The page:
Features April 2012 Issue

Understand the Stroke Risks Linked to “Silent” Atrial Fibrillation

Asymptomatic episodes of this common arrhythmia can significantly raise your odds of having a stroke.

Atrial fibrillation (AFib) is usually characterized by episodes that are noticeable to the patient, who feels a flutter or racing in his heart. But not all arrhythmias are obvious, and a recent study suggests that “silent” AFib episodes are associated with a 2.5-fold increase in the risk for ischemic stroke. That’s because the chaotic rhythm of a heart in AFib allows blood to pool in the atria (the heart’s upper chambers), which can lead to the formation of a blood clot that can break free of the heart, travel to the brain, and block blood flow in an artery, causing an ischemic stroke.

The study, published in the Jan. 12 issue of the New England Journal of Medicine, found that among patients with pacemakers but no history of AFib episodes, about one third of them experienced device-detected episodes of atrial tachyarrhythmias of at least six minutes in length. An atrial tachyarrhythmia are an umbrella term that covers AFib, atrial flutter and other fast rhythms that start in the atria.

In the study, 2,580 patients were monitored for three months to detect subclinical atrial tachyarrhythmias, defined as episodes with an atrial rate of greater than 90 beats per minute for more than six minutes. The patients were then followed for two and a half years. During those initial three months, 261 patients (10.1 percent) experienced subclinical tachyarrhythmias, and those episodes were strongly associated with higher risks of clinical AFib and of ischemic stroke.

Bruce Wilkoff, MD, Director of Cardiac Pacing & Tachyarrythmia Devices at Cleveland Clinic, says that because “silent” episodes often occur without symptoms they are more commonly documented in pacemaker patients, but they’re not necessarily more common in pacemaker patients.

“There’s nothing necessarily new in this study, but it emphasizes that silent AFib is common and just as risky as non-silent AFib,” Dr. Wilkoff says. Cleveland Clinic cardiologist Walid Saliba, MD agrees, adding that without a pacemaker, AFib-caused strokes can sometimes be misdiagnosed.

“This is a scientific confirmation that in patients who develop a stroke, sometimes it is not clear why the stroke developed, especially if the patient presents in normal rhythm,” he explains. “Since atrial fibrillation can be an episodic paroxismal (suddenly occurring) problem, and if the patient is asymptomatic, the diagnosis of AFib as a risk factor for this patient’s stroke is missed and therefore, appropriate therapy is not instituted. Pacemakers can track the occurrence of atrial fibrillation. This study confirms silent atrial fibrillation (as detected by an implanted pacemaker) can actually explain the occurrence of stroke in these patients.”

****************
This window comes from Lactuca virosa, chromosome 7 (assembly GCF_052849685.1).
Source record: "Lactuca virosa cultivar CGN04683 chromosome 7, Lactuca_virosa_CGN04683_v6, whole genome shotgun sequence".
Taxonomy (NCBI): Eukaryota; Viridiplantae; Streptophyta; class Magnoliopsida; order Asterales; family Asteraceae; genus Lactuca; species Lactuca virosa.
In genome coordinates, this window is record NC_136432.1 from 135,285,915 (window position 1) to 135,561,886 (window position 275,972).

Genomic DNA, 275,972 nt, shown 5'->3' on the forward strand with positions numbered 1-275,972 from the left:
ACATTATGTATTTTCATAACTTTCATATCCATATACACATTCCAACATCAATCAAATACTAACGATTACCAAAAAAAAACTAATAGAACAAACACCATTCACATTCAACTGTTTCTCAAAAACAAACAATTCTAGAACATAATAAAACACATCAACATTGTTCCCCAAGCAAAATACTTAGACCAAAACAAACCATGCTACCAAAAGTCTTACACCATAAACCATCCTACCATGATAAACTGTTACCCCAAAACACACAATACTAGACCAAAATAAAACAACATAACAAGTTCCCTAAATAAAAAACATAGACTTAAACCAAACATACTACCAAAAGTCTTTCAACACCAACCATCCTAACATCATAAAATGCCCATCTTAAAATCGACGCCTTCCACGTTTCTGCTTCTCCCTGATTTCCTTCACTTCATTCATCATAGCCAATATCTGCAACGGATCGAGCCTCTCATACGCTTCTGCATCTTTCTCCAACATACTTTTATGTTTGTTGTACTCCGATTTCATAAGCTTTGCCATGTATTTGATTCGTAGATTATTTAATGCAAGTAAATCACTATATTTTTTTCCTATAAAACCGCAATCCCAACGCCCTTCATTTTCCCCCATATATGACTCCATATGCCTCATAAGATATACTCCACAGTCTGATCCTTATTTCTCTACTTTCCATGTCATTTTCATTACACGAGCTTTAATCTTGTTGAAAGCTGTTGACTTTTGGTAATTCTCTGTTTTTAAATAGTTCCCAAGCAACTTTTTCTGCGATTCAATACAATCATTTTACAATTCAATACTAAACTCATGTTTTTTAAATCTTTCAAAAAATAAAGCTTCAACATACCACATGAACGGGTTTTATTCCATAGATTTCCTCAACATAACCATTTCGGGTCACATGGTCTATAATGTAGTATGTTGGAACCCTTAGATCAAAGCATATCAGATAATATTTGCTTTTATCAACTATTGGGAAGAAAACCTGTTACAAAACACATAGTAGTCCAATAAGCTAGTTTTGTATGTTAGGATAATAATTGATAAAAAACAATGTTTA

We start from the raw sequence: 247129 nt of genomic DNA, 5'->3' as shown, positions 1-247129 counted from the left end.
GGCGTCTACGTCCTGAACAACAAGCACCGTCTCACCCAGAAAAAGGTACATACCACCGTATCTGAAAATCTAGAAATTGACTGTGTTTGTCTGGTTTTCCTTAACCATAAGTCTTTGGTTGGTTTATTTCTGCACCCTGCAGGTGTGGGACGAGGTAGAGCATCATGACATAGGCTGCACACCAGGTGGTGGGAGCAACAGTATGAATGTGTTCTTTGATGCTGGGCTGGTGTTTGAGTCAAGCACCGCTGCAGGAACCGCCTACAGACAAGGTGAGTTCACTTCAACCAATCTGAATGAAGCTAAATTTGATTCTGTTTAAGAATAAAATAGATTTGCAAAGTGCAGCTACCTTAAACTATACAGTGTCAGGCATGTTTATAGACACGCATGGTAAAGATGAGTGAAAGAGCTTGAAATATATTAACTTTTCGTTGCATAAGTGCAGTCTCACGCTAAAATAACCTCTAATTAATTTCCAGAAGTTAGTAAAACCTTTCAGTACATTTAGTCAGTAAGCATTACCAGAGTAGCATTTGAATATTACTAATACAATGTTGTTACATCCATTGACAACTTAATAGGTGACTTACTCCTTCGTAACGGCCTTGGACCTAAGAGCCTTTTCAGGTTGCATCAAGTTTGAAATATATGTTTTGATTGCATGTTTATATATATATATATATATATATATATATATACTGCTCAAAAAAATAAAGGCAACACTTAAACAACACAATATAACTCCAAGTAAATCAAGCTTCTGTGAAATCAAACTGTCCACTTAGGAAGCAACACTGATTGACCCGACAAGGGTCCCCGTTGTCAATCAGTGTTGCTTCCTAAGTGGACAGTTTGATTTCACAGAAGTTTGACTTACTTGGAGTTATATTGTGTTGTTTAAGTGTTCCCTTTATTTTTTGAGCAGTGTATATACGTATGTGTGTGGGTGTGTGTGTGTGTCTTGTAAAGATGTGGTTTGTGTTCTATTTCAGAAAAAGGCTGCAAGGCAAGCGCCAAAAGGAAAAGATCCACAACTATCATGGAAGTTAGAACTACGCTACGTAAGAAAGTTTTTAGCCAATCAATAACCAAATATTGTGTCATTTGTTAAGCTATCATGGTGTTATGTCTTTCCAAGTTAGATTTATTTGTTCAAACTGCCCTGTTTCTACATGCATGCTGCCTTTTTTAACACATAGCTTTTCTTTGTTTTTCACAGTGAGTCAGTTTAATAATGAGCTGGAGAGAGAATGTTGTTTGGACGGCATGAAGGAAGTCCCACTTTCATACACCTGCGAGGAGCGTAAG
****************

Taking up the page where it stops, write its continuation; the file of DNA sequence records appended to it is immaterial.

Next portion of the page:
Know the Risks
Dr. Saliba adds that the main risk associated with this arrhythmia is an increased risk of stroke, especially in patients who have hypertension, heart failure, diabetes mellitus and/or have prior history of having had a stroke.

In addition to raising the risk of stroke, arrhythmias can lead to conditions including cardiomyopathy and heart failure.

Dr. Wilkoff explains that when the heart beats less efficiently, and if the heart beat is very rapid for a long time, the heart can weaken. The result can be a ventricular heart muscle disease called cardiomyopathy, which in turn can lead to heart failure, shortness of breath and more serious heart rhythms.

Devices and Treatment
A pacemaker works by sending electrical pulses to the heart to keep it in normal rhythm. It can speed up a slow heart rhythm and help control an abnormal or fast rhythm. An ICD primarily uses electrical pulses or shocks to treat life-threatening arrhythmias in the ventricles. People are given ICDs because they are in danger of a condition known as sudden cardiac arrest (SCA), which occurs when the heart stops beating.

While patients with an implanted device have an advantage in detecting and controlling arrhythmias, such technology requires ongoing care and maintenance.

“These patients need to regularly have their pacemaker or ICD checked so that their doctor can detect these atrial fibrillation episodes,” Dr. Wilkoff says. “Other parts of therapy can include anticoagulation medications, drugs to maintain normal rhythm, ablations, cardioversion, and even thyroid medication or CPAP (continuous positive airway pressure) for sleep apnea. The implanted devices help make the diagnosis, but the therapy is developed with respect to the individual patient.”

Lingering Questions
One of the main questions regarding AFib is how much is too much. How many episodes and of what duration should be considered “safe” or should warrant aggressive medical therapy?

If you have risk factors for AFib, but you don’t have an implantable device that could help confirm atrial tachyarrythmias, should you be checked for silent AFib? Most experts agree that if you are asymptomatic, you don’t need to rush out and be evaluated for silent AFib. However, you should have a conversation with your doctor about what you should be doing to manage your condition and what symptoms you should watch out for.